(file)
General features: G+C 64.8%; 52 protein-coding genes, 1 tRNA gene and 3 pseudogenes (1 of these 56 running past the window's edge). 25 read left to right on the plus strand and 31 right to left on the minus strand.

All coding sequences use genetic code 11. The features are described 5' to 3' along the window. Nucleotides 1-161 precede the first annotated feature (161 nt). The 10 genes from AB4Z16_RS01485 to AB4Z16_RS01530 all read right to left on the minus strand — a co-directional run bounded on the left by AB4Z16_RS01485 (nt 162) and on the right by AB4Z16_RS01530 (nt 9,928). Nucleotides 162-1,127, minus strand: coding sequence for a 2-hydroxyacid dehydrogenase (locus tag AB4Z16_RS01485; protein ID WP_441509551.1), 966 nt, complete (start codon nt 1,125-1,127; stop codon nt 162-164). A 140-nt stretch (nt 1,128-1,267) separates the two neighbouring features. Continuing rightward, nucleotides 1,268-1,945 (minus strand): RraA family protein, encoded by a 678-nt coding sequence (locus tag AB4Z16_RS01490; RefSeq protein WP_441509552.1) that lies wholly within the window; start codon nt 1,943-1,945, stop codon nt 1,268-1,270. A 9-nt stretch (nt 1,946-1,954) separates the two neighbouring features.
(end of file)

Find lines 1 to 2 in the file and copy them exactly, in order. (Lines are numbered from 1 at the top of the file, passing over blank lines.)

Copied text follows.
General features: G+C 64.8%; 52 protein-coding genes, 1 tRNA gene and 3 pseudogenes (1 of these 56 running past the window's edge). 25 read left to right on the plus strand and 31 right to left on the minus strand.

All coding sequences use genetic code 11. The features are described 5' to 3' along the window. Nucleotides 1-161 precede the first annotated feature (161 nt). The 10 genes from AB4Z16_RS01485 to AB4Z16_RS01530 all read right to left on the minus strand — a co-directional run bounded on the left by AB4Z16_RS01485 (nt 162) and on the right by AB4Z16_RS01530 (nt 9,928). Nucleotides 162-1,127, minus strand: coding sequence for a 2-hydroxyacid dehydrogenase (locus tag AB4Z16_RS01485; protein ID WP_441509551.1), 966 nt, complete (start codon nt 1,125-1,127; stop codon nt 162-164). A 140-nt stretch (nt 1,128-1,267) separates the two neighbouring features. Continuing rightward, nucleotides 1,268-1,945 (minus strand): RraA family protein, encoded by a 678-nt coding sequence (locus tag AB4Z16_RS01490; RefSeq protein WP_441509552.1) that lies wholly within the window; start codon nt 1,943-1,945, stop codon nt 1,268-1,270. A 9-nt stretch (nt 1,946-1,954) separates the two neighbouring features.